Inspired by Reb Kalonymos Kalman's ideal of a group of people coming together with the common goal of enhancing their service of God, increasing their sensitivity to all things spiritual, strengthening their love of acheinu kol beis Yisrael, and unlocking the enormous potential that we all have to cleave to the Almighty.

Interaction and discussion of practical ideas and concepts toward this end, culled from any Torah true source is welcome and appreciated.

Observations and personal experiences are also welcome; the point is to grow!

Monday, January 31, 2011

Yarhzeit of Reb Yisrael Salanter-25th of Shevat

The following words  have been on my mind for the past two months.  They were written by Rabbi Yaakov Feldman, in the introduction to his translation and commentary of Messilas Yesharim, The Path of the Just:
The greatest problem we Jews have to contend with today, though its not recognized as such yet, is the loss of our memories and dreams.  We have forgotten who we are, what we do, where we would like to be, what our unique national power and genius is, and what it is that makes us continue to go forward in history.

Once we had character and vision.  If we go lost or sidetracked, we had only to close our eyes and hear ourselves again, and we would go right on course to the goal we had recognized (and either followed or openly disavowed but recognized nontheless).  But we have lost this.  Like a singer in the midst of a great din and rumble, we cannot hear our keynote, and we are dumbfounded.

Indeed, dumbfounded, or numb.  Many are living a vibrant life of observant Judaism, while others are floating from day to day, from Shabbos to Shabbos.  It's been 128 since Reb Yisrael left this world.  It is easy enough to point fingers, write blogs, and bemoan the current state of the observant life.  The fact that, as least for me, there is a desire to strive for an absence of mediocrity is due to R Yisrael Salanter.

For a biography please see this.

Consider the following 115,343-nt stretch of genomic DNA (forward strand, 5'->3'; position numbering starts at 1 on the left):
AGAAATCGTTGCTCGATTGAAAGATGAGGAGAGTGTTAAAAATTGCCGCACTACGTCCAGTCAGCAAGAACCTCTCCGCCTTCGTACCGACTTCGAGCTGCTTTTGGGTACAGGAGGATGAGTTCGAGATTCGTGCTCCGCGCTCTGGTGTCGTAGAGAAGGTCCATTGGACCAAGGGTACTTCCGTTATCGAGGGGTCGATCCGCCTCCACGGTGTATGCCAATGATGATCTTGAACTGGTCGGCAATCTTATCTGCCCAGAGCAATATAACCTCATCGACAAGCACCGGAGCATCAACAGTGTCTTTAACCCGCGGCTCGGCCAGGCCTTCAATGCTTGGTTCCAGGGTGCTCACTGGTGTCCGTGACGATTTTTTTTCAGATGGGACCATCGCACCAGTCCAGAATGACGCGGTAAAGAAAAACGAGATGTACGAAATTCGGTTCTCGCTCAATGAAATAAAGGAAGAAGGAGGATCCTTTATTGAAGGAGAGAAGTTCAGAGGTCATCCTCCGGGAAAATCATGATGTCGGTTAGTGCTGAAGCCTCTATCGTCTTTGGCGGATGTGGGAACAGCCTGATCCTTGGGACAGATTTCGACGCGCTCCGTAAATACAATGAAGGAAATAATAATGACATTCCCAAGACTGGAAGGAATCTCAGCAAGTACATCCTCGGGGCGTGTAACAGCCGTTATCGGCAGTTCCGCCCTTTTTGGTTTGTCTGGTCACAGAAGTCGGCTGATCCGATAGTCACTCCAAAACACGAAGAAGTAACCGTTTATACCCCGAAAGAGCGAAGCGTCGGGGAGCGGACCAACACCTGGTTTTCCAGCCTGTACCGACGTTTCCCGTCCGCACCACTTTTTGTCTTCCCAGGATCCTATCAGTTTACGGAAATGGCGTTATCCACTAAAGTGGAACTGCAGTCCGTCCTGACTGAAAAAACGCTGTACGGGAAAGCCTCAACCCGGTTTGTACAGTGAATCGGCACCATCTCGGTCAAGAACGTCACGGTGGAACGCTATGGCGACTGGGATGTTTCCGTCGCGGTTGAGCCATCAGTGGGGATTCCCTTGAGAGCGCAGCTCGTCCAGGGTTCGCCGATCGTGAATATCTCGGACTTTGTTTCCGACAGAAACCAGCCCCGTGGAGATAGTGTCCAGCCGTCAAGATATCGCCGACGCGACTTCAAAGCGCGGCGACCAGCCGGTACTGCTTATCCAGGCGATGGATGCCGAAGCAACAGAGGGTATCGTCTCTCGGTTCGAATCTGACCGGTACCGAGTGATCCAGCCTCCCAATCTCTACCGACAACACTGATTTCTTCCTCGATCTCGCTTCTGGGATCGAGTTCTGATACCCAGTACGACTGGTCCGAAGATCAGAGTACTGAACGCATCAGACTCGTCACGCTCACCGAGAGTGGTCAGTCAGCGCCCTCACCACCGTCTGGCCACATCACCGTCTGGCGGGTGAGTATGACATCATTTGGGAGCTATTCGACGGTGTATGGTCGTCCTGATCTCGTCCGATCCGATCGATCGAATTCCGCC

Saturday, January 1, 2011

Do Battle With Strategies.

In honor of Rav Eliyahu Eliezer Dessler's yahrtzeit (earlier today, the 25th of Teves):

Rav Dessler was a non-stop smoker for quite some time while serving as the mashgiach in the yeshiva in Gateshead. Once, the bachurim noticed a sign on the door to Rav Dessler's office with an announcement that the mashgiach had officially quit smoking. Mystified, one of the faculty members approached Rav Dessler and questioned him about the sign. After all, the mashgiach wasn't known for being ostentatious, so why the proclamation.

Rav Dessler turned to his colleague and replied (paraphrasing):

I know that it isn't healthy to smoke, and I really want to quit. However, I know that the urge - the taivah - for a cigarette may be too strong to resist, and I will never really quit. By putting up that sign, I'm performing a little test, to see which is stronger - my taivah for a cigarette or my taivah of pride? If people read that sign and then see me smoking again, they might think less of me for not being able to commit to something so trivial; I am confident that my ego won't allow for that...
 Obviously it takes a special Gadol, one whose self-awareness is intact to such an extent to make such an evaluation, but the ingenuity of Rav Dessler's strategy is amazing. Utilizing one middah against another middah can be a powerfully effective way to fix negative traits and stop unhealthy behavior.